On the morning of Day 7, get set to experience the glories of Seville. We like to acclimate ourselves by wandering the narrow streets of Barrio de Santa Cruz, the most evocative district, with its medieval streets, pocket-size plazas, and flower-filled wrought-iron balconies or tiled courtyards.

After that, head for the Catedral de Sevilla and Giralda Tower. The cathedral is the largest Gothic building in the world and the third-largest church in Europe. After spending 1 1/2 hours here, climb La Giralda, an adjacent Moorish tower erected by Islamic architects in the 12th century.

After lunch, head for the Alcázar, the other great architectural monument of Seville, which lies north of the cathedral. This is the oldest royal residence in Europe still in use, dating from the 14th century. Allow 1 1/2 hours for a hurried visit. With time remaining, visit Museo de Bellas Artes de Sevilla, a converted convent housing some of Andalusia's greatest artwork, including masterpieces by El Greco and Murillo. A standard visit takes 1 1/2 hours.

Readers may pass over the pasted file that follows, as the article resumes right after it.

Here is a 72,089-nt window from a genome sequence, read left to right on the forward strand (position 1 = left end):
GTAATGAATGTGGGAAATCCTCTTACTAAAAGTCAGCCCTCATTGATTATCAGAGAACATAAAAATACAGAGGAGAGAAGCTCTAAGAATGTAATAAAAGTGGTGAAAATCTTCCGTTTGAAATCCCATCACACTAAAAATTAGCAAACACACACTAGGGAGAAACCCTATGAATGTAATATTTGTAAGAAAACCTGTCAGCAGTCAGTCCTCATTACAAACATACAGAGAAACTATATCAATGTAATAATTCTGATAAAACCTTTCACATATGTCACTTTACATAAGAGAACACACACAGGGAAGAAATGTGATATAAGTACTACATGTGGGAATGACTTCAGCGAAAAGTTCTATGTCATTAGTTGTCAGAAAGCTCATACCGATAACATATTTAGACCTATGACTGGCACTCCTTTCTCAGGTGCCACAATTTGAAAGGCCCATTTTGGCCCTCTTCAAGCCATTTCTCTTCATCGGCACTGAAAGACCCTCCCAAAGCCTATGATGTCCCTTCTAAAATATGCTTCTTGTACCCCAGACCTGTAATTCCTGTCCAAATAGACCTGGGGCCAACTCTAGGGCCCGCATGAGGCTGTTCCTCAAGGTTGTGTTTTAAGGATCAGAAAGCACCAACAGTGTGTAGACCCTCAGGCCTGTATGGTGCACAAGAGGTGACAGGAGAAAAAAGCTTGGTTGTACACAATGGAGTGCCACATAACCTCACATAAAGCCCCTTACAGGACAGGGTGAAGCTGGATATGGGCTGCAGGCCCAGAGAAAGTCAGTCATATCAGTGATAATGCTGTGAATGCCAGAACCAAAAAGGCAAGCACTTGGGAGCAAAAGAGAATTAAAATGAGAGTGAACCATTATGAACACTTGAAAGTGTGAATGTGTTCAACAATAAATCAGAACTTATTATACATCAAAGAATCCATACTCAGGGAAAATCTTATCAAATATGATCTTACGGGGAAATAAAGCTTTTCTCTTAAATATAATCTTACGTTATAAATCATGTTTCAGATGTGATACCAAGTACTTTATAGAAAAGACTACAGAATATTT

As the afternoon fades, go for a stroll through Parque María Luisa, which runs south along the Guadalquivir River. In summer you can rent a boat and go for a refreshing sail. After dinner in the Old Town, head for a flamenco show if you still have energy.

The next morning you can take a fast train back to Madrid for your flight home, saving the remaining wonders of Andalusia for another visit.

Note: This information was accurate when it was published, but can change without notice. Please be sure to confirm all rates and details directly with the companies in question before planning your trip.